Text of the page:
IWM is complicated. Some will claim IWM won’t work because it cuts across the vertical management structures common to governments in Canada. Others fear yet another level of costly bureaucracy that impedes the private sector and frustrates economic growth. Such arguments fail to recognize our ability to learn, adapt and innovate, as revealed by Covid-19.

Covid-19 has brought sudden, massive change to our society and considerable personal suffering to some. Individuals and governments have responded innovatively to this pandemic, taking quick, drastic action to ameliorate risks. Our collective response has been collaborative, exploratory, sometimes ad hoc, but mostly guided by scientifically sound information and advice. Who could have imagined the changes to our lives and our economy that have taken place in the last few weeks? We hope most of those changes will temporary, but we’ve prevented Covid-19 from completely overwhelming us.

Although the pandemic has revealed some dangerous gaps in preparedness, our ability as a society to respond so aggressively is encouraging; we are capable of collaborating effectively across governments and the private sector, and of rapidly changing our behavior, despite bearing substantial financial pain in the process. There will be lessons learned, but, with hindsight, most of the actions taken over past weeks will be seen as valuable. No question there has been suffering, but our actions have greatly lessened the disruption and risk to life posed by Covid-19.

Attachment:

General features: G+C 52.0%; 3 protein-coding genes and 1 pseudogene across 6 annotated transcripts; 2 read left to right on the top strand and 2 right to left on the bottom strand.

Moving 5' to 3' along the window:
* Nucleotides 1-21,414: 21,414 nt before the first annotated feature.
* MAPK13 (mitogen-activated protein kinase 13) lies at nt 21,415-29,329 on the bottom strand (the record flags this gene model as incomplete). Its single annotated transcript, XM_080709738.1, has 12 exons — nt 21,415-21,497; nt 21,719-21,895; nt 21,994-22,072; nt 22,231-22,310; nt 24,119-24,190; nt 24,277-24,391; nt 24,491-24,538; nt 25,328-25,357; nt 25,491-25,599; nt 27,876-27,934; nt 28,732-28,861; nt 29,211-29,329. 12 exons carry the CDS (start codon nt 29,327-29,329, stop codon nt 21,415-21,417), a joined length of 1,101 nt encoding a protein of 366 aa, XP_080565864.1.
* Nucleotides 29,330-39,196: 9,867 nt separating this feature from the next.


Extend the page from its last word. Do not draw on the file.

Climate change and growing development pressure are far more gradual than Covid-19. Their consequences for our Muskoka way of life are at least as profound. Developing more slowly, they give us time to develop effective responses; using the available science we can carefully evaluate the consequences of alternative paths forward and make appropriate decisions. Our impressive ability to address the problem of covid-19, should strengthen our confidence that we can also preserve our way of life in the face of a changing climate and continuing development pressure.

Sure, IWM is complicated, but we have time to get it right while avoiding bureaucratic bloat. Now is the time to begin the discussions and collaborations among governments, and between them and all sectors of our community, with the goal of introducing IWM here. The science is clear: IWM is right for Muskoka; existing practices and procedures are no longer up to the task.